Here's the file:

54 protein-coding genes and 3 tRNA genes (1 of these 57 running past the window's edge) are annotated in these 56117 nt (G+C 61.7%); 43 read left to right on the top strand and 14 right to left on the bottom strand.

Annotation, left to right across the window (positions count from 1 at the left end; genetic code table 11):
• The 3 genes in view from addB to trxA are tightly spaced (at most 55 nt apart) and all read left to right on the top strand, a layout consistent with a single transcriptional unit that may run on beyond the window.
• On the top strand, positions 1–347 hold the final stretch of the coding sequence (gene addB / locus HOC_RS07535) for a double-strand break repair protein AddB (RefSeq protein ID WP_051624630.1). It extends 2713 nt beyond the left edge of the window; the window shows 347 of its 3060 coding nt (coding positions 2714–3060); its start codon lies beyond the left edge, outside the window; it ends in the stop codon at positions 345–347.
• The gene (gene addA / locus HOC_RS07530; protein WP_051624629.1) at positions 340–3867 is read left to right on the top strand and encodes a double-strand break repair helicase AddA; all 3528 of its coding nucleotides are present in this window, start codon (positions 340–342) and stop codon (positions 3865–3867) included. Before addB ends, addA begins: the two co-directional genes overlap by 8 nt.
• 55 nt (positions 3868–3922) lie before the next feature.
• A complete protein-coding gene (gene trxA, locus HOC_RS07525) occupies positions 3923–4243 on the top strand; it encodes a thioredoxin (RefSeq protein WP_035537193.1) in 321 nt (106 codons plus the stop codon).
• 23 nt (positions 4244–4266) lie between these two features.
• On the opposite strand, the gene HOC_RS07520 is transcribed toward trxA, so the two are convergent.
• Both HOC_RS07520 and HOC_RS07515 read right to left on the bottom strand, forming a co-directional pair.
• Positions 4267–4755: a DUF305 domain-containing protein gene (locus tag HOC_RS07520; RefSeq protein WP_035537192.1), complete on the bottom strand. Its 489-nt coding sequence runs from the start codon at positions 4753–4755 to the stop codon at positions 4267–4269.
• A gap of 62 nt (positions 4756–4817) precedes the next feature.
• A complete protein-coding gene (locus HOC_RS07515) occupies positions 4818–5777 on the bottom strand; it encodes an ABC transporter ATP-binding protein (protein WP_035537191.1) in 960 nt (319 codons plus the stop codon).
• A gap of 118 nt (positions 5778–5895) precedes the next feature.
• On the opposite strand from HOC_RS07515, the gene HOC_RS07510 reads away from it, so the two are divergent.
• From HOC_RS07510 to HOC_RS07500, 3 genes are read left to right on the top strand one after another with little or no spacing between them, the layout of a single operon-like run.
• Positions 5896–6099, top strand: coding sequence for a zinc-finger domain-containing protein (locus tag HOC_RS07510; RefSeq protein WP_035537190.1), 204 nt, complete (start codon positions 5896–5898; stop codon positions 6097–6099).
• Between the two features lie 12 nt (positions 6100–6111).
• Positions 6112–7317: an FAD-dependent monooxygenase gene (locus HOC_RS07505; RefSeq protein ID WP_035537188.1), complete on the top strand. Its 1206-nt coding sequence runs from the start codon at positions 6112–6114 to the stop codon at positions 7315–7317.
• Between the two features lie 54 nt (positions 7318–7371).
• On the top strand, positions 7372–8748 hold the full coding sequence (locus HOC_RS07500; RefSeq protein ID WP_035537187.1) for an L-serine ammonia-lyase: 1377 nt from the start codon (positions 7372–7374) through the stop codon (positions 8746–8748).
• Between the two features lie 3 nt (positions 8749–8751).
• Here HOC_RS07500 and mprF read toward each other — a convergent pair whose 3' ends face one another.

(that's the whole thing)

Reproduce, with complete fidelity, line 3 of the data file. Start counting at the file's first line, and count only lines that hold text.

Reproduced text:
• The 3 genes in view from addB to trxA are tightly spaced (at most 55 nt apart) and all read left to right on the top strand, a layout consistent with a single transcriptional unit that may run on beyond the window.